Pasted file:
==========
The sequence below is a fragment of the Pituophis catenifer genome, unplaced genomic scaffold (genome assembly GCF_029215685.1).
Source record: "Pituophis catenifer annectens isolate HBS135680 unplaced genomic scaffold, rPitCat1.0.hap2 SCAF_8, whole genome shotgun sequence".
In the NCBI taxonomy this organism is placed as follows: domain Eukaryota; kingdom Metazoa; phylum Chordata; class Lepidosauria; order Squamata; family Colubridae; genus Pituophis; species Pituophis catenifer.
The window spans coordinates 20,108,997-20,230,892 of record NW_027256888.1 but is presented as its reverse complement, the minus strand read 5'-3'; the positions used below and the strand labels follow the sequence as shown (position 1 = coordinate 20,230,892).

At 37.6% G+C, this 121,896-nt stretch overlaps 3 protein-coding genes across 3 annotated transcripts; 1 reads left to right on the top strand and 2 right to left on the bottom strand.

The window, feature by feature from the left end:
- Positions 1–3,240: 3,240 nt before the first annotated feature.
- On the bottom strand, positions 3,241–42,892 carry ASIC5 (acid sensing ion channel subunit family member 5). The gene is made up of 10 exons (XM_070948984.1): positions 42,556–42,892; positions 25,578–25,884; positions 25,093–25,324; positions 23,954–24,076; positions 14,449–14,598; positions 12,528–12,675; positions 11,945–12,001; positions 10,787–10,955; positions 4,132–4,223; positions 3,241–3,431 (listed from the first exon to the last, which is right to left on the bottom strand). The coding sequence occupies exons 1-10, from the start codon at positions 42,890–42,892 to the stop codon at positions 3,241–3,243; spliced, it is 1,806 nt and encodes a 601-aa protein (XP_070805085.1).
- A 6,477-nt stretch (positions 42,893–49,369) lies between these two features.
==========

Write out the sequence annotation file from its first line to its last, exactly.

The sequence below is a fragment of the Pituophis catenifer genome, unplaced genomic scaffold (genome assembly GCF_029215685.1).
Source record: "Pituophis catenifer annectens isolate HBS135680 unplaced genomic scaffold, rPitCat1.0.hap2 SCAF_8, whole genome shotgun sequence".
In the NCBI taxonomy this organism is placed as follows: domain Eukaryota; kingdom Metazoa; phylum Chordata; class Lepidosauria; order Squamata; family Colubridae; genus Pituophis; species Pituophis catenifer.
The window spans coordinates 20,108,997-20,230,892 of record NW_027256888.1 but is presented as its reverse complement, the minus strand read 5'-3'; the positions used below and the strand labels follow the sequence as shown (position 1 = coordinate 20,230,892).

At 37.6% G+C, this 121,896-nt stretch overlaps 3 protein-coding genes across 3 annotated transcripts; 1 reads left to right on the top strand and 2 right to left on the bottom strand.

The window, feature by feature from the left end:
- Positions 1–3,240: 3,240 nt before the first annotated feature.
- On the bottom strand, positions 3,241–42,892 carry ASIC5 (acid sensing ion channel subunit family member 5). The gene is made up of 10 exons (XM_070948984.1): positions 42,556–42,892; positions 25,578–25,884; positions 25,093–25,324; positions 23,954–24,076; positions 14,449–14,598; positions 12,528–12,675; positions 11,945–12,001; positions 10,787–10,955; positions 4,132–4,223; positions 3,241–3,431 (listed from the first exon to the last, which is right to left on the bottom strand). The coding sequence occupies exons 1-10, from the start codon at positions 42,890–42,892 to the stop codon at positions 3,241–3,243; spliced, it is 1,806 nt and encodes a 601-aa protein (XP_070805085.1).
- A 6,477-nt stretch (positions 42,893–49,369) lies between these two features.